2013 | 22 | 1-2(42-43) | 127-139
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Pathways of the Perlon-Knowledge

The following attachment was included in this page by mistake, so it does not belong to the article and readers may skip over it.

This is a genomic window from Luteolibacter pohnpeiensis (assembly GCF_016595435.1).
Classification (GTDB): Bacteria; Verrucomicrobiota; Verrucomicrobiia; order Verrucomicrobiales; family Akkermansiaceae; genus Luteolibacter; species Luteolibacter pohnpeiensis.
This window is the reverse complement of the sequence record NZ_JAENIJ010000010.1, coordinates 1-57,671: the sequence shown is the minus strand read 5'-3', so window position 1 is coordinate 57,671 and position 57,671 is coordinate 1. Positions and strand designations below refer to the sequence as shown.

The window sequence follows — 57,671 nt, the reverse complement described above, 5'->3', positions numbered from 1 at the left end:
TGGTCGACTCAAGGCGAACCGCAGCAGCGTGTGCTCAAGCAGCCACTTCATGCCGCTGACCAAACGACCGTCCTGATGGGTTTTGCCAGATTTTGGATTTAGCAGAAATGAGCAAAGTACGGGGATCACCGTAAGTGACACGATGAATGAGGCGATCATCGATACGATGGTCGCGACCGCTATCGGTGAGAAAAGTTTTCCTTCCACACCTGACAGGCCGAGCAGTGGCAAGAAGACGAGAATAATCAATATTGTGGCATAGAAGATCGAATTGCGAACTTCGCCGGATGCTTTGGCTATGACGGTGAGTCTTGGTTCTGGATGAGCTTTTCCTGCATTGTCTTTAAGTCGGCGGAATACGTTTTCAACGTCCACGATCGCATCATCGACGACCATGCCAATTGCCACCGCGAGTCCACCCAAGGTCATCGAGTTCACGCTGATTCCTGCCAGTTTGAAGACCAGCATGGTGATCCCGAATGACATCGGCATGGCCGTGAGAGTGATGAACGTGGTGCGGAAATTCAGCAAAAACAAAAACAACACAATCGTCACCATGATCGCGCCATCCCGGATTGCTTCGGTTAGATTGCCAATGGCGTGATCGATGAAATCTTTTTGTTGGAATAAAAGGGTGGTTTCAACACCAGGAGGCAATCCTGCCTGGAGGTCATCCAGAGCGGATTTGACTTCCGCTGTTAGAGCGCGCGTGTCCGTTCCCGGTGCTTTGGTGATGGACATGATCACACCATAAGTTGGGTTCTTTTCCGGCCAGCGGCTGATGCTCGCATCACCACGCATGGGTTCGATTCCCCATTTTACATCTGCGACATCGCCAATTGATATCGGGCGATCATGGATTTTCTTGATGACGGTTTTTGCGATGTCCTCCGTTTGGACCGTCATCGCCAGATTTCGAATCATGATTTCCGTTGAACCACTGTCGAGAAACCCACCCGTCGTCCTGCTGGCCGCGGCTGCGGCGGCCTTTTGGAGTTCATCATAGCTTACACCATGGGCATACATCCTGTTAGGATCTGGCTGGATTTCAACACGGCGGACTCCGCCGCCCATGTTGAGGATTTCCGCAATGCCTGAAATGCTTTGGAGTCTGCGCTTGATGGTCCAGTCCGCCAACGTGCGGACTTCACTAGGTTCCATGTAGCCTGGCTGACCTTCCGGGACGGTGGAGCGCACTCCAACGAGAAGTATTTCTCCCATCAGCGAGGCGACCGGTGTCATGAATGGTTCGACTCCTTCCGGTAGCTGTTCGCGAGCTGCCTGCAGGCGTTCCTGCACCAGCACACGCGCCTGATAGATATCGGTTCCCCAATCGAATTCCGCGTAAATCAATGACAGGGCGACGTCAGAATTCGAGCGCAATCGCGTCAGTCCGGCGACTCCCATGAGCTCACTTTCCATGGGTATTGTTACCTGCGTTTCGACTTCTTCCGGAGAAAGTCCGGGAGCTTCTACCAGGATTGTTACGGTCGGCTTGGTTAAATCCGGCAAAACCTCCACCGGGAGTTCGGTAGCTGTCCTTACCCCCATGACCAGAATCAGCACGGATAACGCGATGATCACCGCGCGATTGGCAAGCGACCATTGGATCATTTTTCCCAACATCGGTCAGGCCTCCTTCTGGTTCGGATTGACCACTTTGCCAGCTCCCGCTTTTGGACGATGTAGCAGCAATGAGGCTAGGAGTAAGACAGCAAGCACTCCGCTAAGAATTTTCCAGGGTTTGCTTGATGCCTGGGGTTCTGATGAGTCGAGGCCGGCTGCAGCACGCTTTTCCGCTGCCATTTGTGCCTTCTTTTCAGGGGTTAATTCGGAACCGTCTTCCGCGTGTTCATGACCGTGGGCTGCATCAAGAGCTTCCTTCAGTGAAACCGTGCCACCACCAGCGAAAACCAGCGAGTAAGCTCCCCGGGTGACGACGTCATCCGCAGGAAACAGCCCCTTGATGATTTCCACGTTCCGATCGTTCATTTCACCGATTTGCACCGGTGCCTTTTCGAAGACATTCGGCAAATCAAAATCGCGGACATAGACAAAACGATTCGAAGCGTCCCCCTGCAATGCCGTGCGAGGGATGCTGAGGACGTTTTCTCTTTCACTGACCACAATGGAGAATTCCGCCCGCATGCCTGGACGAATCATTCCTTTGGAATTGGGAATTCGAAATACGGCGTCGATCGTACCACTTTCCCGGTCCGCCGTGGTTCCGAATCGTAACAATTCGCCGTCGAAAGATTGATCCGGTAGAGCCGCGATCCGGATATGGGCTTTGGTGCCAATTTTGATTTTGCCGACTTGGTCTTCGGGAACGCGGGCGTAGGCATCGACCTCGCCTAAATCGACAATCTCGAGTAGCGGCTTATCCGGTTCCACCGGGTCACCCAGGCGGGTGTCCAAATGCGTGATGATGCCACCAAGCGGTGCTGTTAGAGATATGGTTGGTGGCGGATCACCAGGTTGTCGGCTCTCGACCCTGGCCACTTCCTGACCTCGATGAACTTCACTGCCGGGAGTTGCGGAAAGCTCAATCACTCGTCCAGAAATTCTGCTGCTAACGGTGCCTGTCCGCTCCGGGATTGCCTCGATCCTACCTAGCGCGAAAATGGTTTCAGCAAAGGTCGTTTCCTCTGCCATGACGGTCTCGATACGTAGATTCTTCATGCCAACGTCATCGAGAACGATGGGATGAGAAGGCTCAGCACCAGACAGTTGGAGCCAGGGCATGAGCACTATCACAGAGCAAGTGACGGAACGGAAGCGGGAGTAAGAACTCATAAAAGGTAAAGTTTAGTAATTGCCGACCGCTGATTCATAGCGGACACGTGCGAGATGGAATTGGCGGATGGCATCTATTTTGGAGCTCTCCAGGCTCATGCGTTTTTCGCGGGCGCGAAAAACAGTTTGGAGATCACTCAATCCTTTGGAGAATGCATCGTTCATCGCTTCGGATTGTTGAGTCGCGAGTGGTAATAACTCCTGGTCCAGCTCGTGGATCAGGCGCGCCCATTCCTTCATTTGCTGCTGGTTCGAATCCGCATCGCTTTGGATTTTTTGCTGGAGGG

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The starting point for the development and production of the polyamide fibre Perlon was the discovery that caprolactam was polymerizable and that it was possible to spin the polycaprolactam. This event took place in the laboratory of a German chemist Paul Schlack (1897-1987), in January of 1938 at the Fa. AcetA-Werk GmbH in Berlin-Lichtenberg. The AcetA-Werk was founded by the IG Farbenindustrie and the Vereinigte Glanzstoff-Fabriken AG in Bobingen, Bavaria, in 1925. With this achievement, Schlack created the basis for a German product competing with the US-American Nylon fibre. The beginning of World War II promoted a rapid construction of a large scale production of Perlon silk used specifically for making parachutes and tyres (reinforced by cord silk) for the German Air Force. The place of production became Landsberg an der Warthe (at present Gorzów Wielkopolski in Poland) and the production began in the spring of 1943. The chemist Hermann Klare (1909-2003) became the head of the fabric part of the factory. The heavier the bombing by the western allies of Berlin, the more important institutions were subsequently evacuated. Some parts of the laboratory of Paul Schlack were moved to the Vereinigte Glanzstoff-Fabriken AG in Bobingen in the end of 1944. In April of 1945, Schlack proceeded with 9 boxes of knowhow to the Agfa-Werk in Wolfen in Central Germany. There, in April of 1945, he fell into the hands of the US Army. In the end, he reached the Vereinigte Glanzstoff-Fabriken AG in Bobingen which had already become the American occupation zone. There, he succeeded in establishing the first large production of Perlon fibre in Western Germany which started in January of 1950. The Perlon fibre factory in Landsberg fell, nearly undamaged, into the hands of the Red Army in January of 1945. It was dismantled and moved as reparations to the town Klin in Russia. The great interest of the Soviet Union in establishing an own Perlon production, led after the war to the decision that the pilot projects for producing Perlon silk - still present in the Soviet occupation zone - had to be continued. This process started already in the summer of 1945. Hermann Klare who after the war lived in the Soviet occupation zone, became soon the head of the pilot project in Schwarza/Thuringia. Such pilot projects were also places of learning for Soviet fibre-specialists. This transfer of knowledge was a necessary precondition for the reconstruction of the former Landsberg factory, now residing in Klin. Moreover, Klare and some other German specialists were integrated in this task and had to work in Klin from 1947 to 1949. In the summer of 1949, there started the large scale production (5 tons per day) of Soviet Perlon fibre. It was called Kapron.
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